Scanning strategy with IOS

Discussion in 'Intra Oral Scanners' started by zDigitalDentist, Jun 23, 2015.

  1. Hi all :)
    I have posted a new blog post referring to "Scanning Stratey" with IOS....I am very curious about your comments :) Might be of interest for you as we are doing a lot of research concerning this subject....

    You will find the blog post here:

    http://zdigitaldentistry.com/en/about-scanning-strategy/

    Best regards
    MZ
     
    cadfan likes this.
  2. 2thm8kr

    2thm8kr ɹotɐɹʇsıuıɯqA Staff Member

    With the various scanner types we have used, we have found that they all have a unique scanning strategy specific to what you are trying to achieve. Quadrant scans are easy and almost impossible to get inaccuracies if you are using one of the newest scanners since you are not going cross arch. Full arch scans require following the strategy or path stringently.

    Still frame cameras require some overlap between images in a certain sequence for the software to be able to stitch the images together properly. Some of the still image scanners have a set pattern and the software guides you through the steps.

    Video scanners need the occlusals of the posteriors and the majority of the lingual surface as well as some of the palatal areas of the anterior region in one pass to give the software enough topography to stitch the files accurately. After getting data capture of the occlusal and palatal surfaces, rolling to the buccal and lingual surfaces to fill in these areas has worked exceptionally well for us.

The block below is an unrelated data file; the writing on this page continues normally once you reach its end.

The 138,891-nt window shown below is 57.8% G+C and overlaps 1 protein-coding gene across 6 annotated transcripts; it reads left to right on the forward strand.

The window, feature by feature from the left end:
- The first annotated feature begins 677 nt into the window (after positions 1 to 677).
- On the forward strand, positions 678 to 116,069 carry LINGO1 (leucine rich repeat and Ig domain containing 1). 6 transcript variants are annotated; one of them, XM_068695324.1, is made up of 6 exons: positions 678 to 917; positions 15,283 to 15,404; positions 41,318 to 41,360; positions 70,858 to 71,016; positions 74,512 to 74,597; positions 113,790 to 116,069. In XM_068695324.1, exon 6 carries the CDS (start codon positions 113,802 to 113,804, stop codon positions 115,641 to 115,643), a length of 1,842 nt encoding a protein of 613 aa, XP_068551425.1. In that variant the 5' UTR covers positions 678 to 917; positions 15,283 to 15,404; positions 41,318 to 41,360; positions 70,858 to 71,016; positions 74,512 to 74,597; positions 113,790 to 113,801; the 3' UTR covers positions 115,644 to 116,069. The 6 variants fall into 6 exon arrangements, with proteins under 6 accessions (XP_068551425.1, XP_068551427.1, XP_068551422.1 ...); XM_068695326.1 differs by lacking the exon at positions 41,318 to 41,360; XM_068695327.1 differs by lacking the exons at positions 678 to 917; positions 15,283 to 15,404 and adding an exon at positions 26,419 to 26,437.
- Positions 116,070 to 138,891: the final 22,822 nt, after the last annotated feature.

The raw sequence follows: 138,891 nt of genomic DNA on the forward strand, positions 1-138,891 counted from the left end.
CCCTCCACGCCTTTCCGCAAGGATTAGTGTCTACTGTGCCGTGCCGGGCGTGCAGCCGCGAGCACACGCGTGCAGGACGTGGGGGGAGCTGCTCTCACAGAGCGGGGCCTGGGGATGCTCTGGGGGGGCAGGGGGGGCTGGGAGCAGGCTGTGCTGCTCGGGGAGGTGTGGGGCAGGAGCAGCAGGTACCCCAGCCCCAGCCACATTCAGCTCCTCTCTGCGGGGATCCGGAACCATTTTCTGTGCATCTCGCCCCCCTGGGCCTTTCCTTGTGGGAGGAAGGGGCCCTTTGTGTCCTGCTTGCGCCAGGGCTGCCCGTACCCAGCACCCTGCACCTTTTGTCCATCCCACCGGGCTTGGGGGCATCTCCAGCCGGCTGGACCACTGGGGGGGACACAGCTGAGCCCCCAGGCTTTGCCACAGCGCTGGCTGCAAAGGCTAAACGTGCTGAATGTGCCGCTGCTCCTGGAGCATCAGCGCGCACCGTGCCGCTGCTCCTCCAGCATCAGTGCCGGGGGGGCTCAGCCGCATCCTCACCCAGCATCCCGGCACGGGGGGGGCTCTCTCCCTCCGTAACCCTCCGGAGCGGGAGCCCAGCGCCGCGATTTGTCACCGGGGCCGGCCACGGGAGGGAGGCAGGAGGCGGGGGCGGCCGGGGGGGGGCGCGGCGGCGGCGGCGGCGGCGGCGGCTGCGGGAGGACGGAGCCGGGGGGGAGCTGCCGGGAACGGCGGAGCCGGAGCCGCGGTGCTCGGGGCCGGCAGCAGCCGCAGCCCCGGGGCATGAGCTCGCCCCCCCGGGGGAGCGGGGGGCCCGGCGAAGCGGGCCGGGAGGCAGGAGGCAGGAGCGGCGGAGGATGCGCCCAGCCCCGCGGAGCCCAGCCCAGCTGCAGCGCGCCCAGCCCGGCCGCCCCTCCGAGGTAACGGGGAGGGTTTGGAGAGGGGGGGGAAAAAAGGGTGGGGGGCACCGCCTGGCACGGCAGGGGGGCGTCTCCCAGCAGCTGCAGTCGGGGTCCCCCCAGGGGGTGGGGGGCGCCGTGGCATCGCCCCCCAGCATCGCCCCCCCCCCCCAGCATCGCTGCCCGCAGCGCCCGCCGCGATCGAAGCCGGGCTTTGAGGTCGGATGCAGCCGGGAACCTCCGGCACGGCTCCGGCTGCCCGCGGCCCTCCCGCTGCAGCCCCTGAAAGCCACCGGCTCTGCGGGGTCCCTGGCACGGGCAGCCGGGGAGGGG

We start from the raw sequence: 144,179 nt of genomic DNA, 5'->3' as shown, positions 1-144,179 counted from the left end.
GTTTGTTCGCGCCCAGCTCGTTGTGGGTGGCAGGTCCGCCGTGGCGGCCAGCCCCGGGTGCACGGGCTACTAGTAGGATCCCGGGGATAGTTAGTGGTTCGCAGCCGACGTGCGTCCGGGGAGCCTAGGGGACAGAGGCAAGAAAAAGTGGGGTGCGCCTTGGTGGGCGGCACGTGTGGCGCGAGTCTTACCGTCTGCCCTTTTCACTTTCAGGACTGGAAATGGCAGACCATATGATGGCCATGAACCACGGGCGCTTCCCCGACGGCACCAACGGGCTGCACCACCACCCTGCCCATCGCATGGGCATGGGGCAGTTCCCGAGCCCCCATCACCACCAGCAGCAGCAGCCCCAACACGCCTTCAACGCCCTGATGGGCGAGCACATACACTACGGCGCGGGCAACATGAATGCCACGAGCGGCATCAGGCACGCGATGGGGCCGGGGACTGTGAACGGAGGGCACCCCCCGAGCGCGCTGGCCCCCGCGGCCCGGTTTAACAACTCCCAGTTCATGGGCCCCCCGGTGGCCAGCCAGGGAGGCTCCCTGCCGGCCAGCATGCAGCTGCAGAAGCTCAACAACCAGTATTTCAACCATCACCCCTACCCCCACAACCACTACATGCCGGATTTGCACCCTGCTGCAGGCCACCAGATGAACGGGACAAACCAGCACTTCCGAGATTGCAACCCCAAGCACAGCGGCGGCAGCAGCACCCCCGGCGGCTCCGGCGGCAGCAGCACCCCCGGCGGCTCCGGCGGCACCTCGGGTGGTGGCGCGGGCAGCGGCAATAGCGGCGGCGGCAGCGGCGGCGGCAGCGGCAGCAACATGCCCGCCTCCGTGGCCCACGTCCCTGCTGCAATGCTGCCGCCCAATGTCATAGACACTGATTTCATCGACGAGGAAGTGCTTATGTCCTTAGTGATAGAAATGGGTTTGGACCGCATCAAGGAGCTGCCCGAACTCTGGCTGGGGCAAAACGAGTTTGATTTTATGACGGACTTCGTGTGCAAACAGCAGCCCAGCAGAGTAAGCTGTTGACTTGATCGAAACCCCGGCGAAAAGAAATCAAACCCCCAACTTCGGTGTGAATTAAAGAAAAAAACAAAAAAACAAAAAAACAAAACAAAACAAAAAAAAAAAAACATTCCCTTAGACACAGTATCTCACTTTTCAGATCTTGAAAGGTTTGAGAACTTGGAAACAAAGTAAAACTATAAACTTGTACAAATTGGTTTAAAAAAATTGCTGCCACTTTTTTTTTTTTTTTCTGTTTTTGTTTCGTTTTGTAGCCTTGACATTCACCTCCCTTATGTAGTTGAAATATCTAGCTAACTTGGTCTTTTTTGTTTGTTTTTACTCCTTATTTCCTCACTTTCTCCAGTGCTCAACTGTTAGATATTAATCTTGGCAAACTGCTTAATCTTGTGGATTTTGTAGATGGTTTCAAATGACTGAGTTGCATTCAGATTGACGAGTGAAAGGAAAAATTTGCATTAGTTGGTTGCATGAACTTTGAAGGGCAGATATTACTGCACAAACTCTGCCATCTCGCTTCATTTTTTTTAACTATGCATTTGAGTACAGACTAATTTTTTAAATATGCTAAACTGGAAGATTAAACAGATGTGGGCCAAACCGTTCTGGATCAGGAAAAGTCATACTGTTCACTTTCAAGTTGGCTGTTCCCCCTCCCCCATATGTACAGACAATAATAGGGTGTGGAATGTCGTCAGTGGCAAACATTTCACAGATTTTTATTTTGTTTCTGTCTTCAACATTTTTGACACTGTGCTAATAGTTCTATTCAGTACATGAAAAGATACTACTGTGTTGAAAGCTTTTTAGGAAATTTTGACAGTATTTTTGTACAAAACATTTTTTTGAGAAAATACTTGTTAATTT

As the developers improve the algorithms of the scanning software and computers are utilizing the RAM resources more efficiently we are finding that following the suggested strategy is not as critical in most cases with HD video scanners.

    I always look forward to your posts Dr. Z
     
    cadfan likes this.
  3. Appreciate your feedback 2thm8kr :)

    Well to be more in detail for you:
    CEREC Omnicam works in a speed of 6 cm/s - there is an overlap of 0.3 cm per image....so you can easily imagine that there might be problems if you turn the camera too fast...that is the worst problem with intraoral scanning..you absolutely have to avoid fast movement and turnings in areas where there is little surface information like in the front area...

    Regards
     
    2thm8kr likes this.

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